NEW MOM explores the brilliant, terrible, wonderful, confusing realities of first-time motherhood. It’s for anybody who wants to be a new mom, is a new mom, was a new mom, or wants really good reasons to never be a new mom.
I did not expect to have a C-section, but the next day — groggy, in pain, swollen — I was forced to adjust to my new reality. I was encouraged to get up and walk, so in the late afternoon, I mustered the strength to shakily walk to the bathroom and wash my face. I looked down at my body, which had been pumped full of fluids for a full day, and saw that the bandages over my incision were bulging. As I leaned over the sink, the dressing popped open, spewing a bloody liquid that landed on the bathroom floor with a dramatic and terrifying splat! I looked at my puffy face in the mirror, bags under my eyes, tears streaming down my cheeks, and thought, This is my life now.
I expected my postpartum body to be tired. To feel soft, weak, leaky, oozy. I wasn’t in any rush to “get my body back,” mainly because I could barely make sense of the body I now had. I was prepared for the fact that a tender wound would dominate my lower abdomen for months.
But here is what I was not prepared for: that after I healed, I would experience an entirely new pain. A pain in my hips — a constant, white-hot burning and tightening in the seam where my thighs met my crotch. It bothered me as I sat at my desk at work, as I stood at my desk at work, as I balanced on an exercise ball at my desk at work. It bothered me when I sat down to nurse, when I lay down in bed every night.
Pelvic pain and pelvic floor disorders are common after childbirth, but they are not normal. No one should have to live with this pain, nor the embarrassment, loneliness, and shame that often accompanies it. But even if a woman seeks help for her problems, she may not get the treatment she needs.
A survey published in 2016 revealed that the majority of primary care physicians didn’t screen for prolapse — when organs move to places they shouldn’t, which can happen after vaginal and C-section births — and that 50 percent believe that the condition is rare. (Meanwhile, studies show that prolapse may affect over half of all women and that some degree of prolapse is extremely common in older women.)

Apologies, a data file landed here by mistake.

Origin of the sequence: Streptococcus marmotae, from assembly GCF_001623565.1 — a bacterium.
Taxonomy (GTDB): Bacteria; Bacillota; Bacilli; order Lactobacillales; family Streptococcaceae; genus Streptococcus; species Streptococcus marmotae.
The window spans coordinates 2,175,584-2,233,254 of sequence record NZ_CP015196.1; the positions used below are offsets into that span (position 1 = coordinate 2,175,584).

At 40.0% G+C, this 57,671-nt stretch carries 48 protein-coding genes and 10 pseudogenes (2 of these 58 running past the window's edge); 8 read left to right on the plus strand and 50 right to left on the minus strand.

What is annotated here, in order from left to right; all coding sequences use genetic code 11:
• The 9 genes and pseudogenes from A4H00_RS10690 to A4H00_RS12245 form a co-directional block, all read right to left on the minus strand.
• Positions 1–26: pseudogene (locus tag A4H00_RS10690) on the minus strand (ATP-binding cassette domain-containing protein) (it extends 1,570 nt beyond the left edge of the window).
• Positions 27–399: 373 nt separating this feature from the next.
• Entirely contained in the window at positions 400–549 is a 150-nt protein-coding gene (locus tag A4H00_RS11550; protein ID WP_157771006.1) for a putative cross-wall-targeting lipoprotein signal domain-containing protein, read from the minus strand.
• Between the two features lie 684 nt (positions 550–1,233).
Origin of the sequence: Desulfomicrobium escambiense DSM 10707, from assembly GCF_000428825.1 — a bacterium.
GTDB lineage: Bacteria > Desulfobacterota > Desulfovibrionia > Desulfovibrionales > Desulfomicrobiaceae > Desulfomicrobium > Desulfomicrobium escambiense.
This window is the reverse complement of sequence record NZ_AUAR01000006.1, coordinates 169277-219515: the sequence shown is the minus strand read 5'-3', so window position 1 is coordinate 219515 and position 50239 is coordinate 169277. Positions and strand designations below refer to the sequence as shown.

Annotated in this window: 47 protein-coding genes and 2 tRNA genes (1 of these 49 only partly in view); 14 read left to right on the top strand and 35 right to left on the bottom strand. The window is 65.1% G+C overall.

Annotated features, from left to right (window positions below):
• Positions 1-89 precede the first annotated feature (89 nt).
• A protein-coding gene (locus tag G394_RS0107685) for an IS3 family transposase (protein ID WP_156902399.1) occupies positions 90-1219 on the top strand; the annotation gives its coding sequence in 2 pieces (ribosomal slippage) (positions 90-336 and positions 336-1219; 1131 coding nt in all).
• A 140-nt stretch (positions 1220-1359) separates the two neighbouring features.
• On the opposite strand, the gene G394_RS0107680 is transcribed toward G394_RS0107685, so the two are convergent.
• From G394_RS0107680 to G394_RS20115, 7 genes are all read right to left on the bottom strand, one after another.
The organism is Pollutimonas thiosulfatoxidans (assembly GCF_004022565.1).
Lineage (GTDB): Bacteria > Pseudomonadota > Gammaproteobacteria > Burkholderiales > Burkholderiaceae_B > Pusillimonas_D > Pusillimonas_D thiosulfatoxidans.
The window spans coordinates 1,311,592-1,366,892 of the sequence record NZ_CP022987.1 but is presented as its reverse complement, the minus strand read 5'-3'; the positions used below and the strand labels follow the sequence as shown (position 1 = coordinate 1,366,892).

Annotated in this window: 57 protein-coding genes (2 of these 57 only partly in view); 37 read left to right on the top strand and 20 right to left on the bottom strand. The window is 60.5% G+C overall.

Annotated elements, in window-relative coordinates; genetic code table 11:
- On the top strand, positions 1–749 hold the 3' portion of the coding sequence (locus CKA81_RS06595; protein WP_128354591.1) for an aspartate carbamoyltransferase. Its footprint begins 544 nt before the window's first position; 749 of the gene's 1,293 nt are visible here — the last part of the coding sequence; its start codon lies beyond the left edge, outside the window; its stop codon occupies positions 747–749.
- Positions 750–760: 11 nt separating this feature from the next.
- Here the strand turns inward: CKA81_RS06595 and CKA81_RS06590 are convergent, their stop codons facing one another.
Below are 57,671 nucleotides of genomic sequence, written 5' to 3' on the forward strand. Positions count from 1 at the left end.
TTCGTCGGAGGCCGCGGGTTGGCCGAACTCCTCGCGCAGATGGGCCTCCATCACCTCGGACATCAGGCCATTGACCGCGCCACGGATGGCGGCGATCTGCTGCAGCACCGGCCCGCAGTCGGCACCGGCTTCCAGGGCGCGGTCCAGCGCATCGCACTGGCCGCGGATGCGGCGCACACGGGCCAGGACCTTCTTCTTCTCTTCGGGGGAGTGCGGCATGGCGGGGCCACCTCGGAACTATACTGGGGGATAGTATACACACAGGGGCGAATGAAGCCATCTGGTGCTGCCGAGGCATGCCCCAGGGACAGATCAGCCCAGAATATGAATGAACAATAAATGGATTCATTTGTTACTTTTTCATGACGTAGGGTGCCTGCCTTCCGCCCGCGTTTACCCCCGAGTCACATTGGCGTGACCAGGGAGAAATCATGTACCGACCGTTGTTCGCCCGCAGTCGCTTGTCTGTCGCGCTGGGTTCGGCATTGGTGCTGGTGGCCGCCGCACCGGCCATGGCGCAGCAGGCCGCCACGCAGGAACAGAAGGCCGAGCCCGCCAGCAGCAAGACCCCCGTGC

If a woman’s concerns are not addressed or are dismissed at her postpartum appointment, she’s probably less likely to raise the issue again. But when would she raise it? In the United States, the standard of care is one postpartum checkup six weeks after you give birth. That’s it. New babies get a one-week, two-month, four-month, six-month, nine-month, and one-year wellness visit. In countries throughout Europe, midwives make home visits to see how new babies — and mothers — are faring. But after six weeks, American mothers are on their own.
Women are often told to do Kegel exercises before and after birth, but that is just one repetitive motion. A single motion cannot solve a range of issues affecting a variety of muscles and organs. There is no magical, one-size-fits-all solution to our pelvic problems. However, in one consultation, physical therapists can assess the strength, muscle, tone, and tension of the pelvic floor and recommend exercises unique to each woman. Women with diastasis recti can be taught how to engage their transverse abdominals and pelvic floor, which is crucial to recovery.
These types of interventions are not only helpful for women who have given birth vaginally but also for women who have undergone C-sections. After the incision has healed, a therapist can mobilize and massage both the internal and external scar tissue. The more scar tissue is moved, the softer it becomes, and the less havoc it can wreak on your bladder, bowels, sex life, and lower back.
Some pelvic floor problems require the attention of a urogynecologist, who can fit women for a pessary, a sort of custom-made bra for the internal organs that can be inserted and used to help lift and support them. And, if necessary, surgery can be used to repair problems.